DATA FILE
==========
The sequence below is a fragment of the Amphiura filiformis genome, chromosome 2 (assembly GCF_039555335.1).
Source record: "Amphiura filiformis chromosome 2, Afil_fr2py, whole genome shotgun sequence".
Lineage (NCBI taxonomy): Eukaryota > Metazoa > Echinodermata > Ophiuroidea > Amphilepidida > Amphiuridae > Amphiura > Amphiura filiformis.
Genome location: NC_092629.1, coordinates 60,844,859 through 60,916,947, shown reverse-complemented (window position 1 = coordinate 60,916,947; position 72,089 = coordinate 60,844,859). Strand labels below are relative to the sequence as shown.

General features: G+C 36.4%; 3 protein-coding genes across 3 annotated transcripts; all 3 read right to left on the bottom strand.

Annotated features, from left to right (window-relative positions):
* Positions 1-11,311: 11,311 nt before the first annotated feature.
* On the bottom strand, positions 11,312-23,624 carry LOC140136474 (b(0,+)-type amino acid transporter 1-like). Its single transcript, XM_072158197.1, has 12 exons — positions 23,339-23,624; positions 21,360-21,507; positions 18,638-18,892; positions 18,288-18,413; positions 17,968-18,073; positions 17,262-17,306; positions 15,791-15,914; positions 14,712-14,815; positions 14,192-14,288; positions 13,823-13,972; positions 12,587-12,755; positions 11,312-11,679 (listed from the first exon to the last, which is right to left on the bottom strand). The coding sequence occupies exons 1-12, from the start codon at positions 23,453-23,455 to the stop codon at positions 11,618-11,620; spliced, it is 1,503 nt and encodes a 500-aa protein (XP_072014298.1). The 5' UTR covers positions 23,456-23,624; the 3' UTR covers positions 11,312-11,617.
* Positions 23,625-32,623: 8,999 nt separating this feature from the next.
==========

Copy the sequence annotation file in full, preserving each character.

The sequence below is a fragment of the Amphiura filiformis genome, chromosome 2 (assembly GCF_039555335.1).
Source record: "Amphiura filiformis chromosome 2, Afil_fr2py, whole genome shotgun sequence".
Lineage (NCBI taxonomy): Eukaryota > Metazoa > Echinodermata > Ophiuroidea > Amphilepidida > Amphiuridae > Amphiura > Amphiura filiformis.
Genome location: NC_092629.1, coordinates 60,844,859 through 60,916,947, shown reverse-complemented (window position 1 = coordinate 60,916,947; position 72,089 = coordinate 60,844,859). Strand labels below are relative to the sequence as shown.

General features: G+C 36.4%; 3 protein-coding genes across 3 annotated transcripts; all 3 read right to left on the bottom strand.

Annotated features, from left to right (window-relative positions):
* Positions 1-11,311: 11,311 nt before the first annotated feature.
* On the bottom strand, positions 11,312-23,624 carry LOC140136474 (b(0,+)-type amino acid transporter 1-like). Its single transcript, XM_072158197.1, has 12 exons — positions 23,339-23,624; positions 21,360-21,507; positions 18,638-18,892; positions 18,288-18,413; positions 17,968-18,073; positions 17,262-17,306; positions 15,791-15,914; positions 14,712-14,815; positions 14,192-14,288; positions 13,823-13,972; positions 12,587-12,755; positions 11,312-11,679 (listed from the first exon to the last, which is right to left on the bottom strand). The coding sequence occupies exons 1-12, from the start codon at positions 23,453-23,455 to the stop codon at positions 11,618-11,620; spliced, it is 1,503 nt and encodes a 500-aa protein (XP_072014298.1). The 5' UTR covers positions 23,456-23,624; the 3' UTR covers positions 11,312-11,617.
* Positions 23,625-32,623: 8,999 nt separating this feature from the next.